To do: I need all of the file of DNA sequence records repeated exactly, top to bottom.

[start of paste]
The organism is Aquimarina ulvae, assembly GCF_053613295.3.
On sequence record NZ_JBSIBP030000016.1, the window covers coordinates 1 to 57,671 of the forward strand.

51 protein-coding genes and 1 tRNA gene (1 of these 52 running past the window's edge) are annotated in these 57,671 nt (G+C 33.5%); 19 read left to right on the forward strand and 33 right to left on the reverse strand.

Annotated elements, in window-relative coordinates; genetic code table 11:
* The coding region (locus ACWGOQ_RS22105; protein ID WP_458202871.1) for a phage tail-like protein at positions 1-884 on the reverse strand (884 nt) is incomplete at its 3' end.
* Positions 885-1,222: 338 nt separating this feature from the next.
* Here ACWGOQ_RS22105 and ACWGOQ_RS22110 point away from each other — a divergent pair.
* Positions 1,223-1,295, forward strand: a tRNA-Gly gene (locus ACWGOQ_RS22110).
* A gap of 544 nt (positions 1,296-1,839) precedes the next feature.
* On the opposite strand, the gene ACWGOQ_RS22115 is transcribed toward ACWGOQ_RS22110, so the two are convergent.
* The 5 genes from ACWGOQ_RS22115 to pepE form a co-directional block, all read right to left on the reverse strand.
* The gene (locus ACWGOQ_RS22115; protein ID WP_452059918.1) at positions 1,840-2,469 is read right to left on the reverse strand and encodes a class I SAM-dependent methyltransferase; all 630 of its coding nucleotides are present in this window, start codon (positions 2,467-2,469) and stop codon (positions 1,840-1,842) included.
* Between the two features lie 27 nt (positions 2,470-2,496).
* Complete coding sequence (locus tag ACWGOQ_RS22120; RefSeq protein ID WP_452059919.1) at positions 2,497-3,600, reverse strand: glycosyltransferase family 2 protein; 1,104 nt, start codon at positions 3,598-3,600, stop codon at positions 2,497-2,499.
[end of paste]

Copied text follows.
The organism is Aquimarina ulvae, assembly GCF_053613295.3.
On sequence record NZ_JBSIBP030000016.1, the window covers coordinates 1 to 57,671 of the forward strand.

51 protein-coding genes and 1 tRNA gene (1 of these 52 running past the window's edge) are annotated in these 57,671 nt (G+C 33.5%); 19 read left to right on the forward strand and 33 right to left on the reverse strand.

Annotated elements, in window-relative coordinates; genetic code table 11:
* The coding region (locus ACWGOQ_RS22105; protein ID WP_458202871.1) for a phage tail-like protein at positions 1-884 on the reverse strand (884 nt) is incomplete at its 3' end.
* Positions 885-1,222: 338 nt separating this feature from the next.
* Here ACWGOQ_RS22105 and ACWGOQ_RS22110 point away from each other — a divergent pair.
* Positions 1,223-1,295, forward strand: a tRNA-Gly gene (locus ACWGOQ_RS22110).
* A gap of 544 nt (positions 1,296-1,839) precedes the next feature.
* On the opposite strand, the gene ACWGOQ_RS22115 is transcribed toward ACWGOQ_RS22110, so the two are convergent.
* The 5 genes from ACWGOQ_RS22115 to pepE form a co-directional block, all read right to left on the reverse strand.
* The gene (locus ACWGOQ_RS22115; protein ID WP_452059918.1) at positions 1,840-2,469 is read right to left on the reverse strand and encodes a class I SAM-dependent methyltransferase; all 630 of its coding nucleotides are present in this window, start codon (positions 2,467-2,469) and stop codon (positions 1,840-1,842) included.
* Between the two features lie 27 nt (positions 2,470-2,496).
* Complete coding sequence (locus tag ACWGOQ_RS22120; RefSeq protein ID WP_452059919.1) at positions 2,497-3,600, reverse strand: glycosyltransferase family 2 protein; 1,104 nt, start codon at positions 3,598-3,600, stop codon at positions 2,497-2,499.